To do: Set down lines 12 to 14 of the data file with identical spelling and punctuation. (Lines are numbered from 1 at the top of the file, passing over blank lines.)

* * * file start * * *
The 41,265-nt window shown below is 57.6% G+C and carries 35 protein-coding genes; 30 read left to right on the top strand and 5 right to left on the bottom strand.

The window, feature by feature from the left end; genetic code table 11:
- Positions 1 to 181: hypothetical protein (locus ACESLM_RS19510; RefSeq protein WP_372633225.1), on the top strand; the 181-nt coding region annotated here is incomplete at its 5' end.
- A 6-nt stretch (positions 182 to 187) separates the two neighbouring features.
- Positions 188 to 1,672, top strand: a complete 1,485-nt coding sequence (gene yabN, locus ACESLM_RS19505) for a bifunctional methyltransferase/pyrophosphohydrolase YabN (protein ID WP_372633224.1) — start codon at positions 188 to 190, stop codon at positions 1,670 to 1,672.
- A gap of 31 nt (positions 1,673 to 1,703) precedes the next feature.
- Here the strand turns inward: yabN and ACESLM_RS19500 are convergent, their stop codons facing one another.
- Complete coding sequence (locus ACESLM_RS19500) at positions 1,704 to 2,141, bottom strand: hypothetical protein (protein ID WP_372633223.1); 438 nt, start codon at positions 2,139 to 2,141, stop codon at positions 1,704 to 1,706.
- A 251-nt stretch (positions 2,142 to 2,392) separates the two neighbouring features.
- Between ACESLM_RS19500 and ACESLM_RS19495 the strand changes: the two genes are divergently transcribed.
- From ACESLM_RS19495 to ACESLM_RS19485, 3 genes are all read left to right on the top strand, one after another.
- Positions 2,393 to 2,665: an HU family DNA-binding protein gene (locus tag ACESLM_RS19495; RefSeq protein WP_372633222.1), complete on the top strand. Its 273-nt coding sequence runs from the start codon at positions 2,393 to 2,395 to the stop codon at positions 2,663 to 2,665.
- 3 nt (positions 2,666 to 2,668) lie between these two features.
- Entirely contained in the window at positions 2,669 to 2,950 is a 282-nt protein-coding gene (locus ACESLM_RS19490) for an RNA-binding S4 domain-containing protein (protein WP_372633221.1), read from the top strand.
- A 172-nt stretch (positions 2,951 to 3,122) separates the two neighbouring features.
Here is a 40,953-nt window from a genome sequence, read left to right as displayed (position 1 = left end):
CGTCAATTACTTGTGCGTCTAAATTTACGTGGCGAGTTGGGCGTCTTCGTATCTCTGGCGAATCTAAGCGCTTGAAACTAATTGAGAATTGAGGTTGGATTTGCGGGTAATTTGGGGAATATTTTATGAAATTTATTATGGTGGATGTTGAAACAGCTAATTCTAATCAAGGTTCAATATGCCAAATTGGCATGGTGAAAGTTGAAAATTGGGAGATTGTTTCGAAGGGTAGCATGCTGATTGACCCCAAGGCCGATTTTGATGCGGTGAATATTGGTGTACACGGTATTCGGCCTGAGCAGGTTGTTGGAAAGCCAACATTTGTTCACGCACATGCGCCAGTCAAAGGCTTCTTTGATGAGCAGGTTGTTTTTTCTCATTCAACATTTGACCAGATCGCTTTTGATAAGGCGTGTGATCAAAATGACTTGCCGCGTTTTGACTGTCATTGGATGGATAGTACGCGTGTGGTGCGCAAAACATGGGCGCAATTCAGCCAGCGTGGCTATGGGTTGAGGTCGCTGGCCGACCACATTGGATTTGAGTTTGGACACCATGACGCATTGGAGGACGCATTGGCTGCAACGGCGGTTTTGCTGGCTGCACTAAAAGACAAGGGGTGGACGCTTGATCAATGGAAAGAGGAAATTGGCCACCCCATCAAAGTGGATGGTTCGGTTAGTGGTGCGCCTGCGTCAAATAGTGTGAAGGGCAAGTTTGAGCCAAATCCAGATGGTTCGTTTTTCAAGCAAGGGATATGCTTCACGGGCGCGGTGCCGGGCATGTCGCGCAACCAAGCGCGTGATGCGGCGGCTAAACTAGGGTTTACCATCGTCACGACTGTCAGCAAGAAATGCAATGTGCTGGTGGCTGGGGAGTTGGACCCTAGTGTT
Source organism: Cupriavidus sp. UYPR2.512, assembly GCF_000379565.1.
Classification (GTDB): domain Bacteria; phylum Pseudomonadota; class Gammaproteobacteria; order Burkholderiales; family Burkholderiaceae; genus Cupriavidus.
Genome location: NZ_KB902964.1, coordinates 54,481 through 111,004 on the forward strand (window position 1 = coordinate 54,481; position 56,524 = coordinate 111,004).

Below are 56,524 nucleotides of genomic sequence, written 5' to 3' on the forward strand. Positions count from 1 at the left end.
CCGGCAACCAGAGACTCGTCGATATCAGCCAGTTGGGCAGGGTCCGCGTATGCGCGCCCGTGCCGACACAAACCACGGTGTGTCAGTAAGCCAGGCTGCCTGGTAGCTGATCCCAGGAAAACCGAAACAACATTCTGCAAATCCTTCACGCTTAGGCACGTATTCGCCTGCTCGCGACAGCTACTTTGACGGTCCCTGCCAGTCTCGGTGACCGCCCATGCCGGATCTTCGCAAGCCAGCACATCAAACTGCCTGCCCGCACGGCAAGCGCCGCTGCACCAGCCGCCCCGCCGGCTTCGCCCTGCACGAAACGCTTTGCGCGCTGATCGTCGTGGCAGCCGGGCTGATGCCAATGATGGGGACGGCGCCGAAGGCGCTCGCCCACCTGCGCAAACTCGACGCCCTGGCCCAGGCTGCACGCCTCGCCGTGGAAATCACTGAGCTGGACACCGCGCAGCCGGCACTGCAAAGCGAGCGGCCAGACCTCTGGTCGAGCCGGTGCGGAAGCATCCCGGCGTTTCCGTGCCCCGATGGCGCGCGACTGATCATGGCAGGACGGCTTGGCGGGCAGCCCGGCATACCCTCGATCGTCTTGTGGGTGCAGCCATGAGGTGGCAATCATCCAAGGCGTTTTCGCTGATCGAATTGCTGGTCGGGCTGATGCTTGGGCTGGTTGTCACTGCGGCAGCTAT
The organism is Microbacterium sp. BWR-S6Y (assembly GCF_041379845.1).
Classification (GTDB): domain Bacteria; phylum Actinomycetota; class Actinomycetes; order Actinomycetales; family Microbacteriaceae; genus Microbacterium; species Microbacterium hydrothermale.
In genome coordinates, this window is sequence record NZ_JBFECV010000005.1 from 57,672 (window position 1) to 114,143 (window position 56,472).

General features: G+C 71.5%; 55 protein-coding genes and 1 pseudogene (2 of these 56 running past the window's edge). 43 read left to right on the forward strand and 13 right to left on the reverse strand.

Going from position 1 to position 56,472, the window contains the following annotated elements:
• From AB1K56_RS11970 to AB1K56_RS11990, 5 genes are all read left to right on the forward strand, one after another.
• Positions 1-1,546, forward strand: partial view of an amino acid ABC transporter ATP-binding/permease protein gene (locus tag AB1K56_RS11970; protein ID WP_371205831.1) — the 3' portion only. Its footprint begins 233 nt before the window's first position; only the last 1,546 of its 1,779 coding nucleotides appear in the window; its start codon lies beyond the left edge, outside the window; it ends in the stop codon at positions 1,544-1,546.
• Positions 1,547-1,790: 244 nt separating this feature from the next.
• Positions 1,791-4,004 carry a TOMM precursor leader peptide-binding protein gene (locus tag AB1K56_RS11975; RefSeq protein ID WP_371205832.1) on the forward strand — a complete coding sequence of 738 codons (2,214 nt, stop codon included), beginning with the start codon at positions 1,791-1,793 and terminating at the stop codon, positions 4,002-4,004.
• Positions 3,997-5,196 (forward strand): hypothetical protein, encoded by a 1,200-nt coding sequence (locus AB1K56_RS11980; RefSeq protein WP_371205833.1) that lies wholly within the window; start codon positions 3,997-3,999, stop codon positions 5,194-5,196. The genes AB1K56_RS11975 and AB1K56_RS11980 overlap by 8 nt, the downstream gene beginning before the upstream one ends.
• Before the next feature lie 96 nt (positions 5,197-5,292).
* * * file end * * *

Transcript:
- Positions 2,393 to 2,665: an HU family DNA-binding protein gene (locus tag ACESLM_RS19495; RefSeq protein WP_372633222.1), complete on the top strand. Its 273-nt coding sequence runs from the start codon at positions 2,393 to 2,395 to the stop codon at positions 2,663 to 2,665.
- 3 nt (positions 2,666 to 2,668) lie between these two features.
- Entirely contained in the window at positions 2,669 to 2,950 is a 282-nt protein-coding gene (locus ACESLM_RS19490) for an RNA-binding S4 domain-containing protein (protein WP_372633221.1), read from the top strand.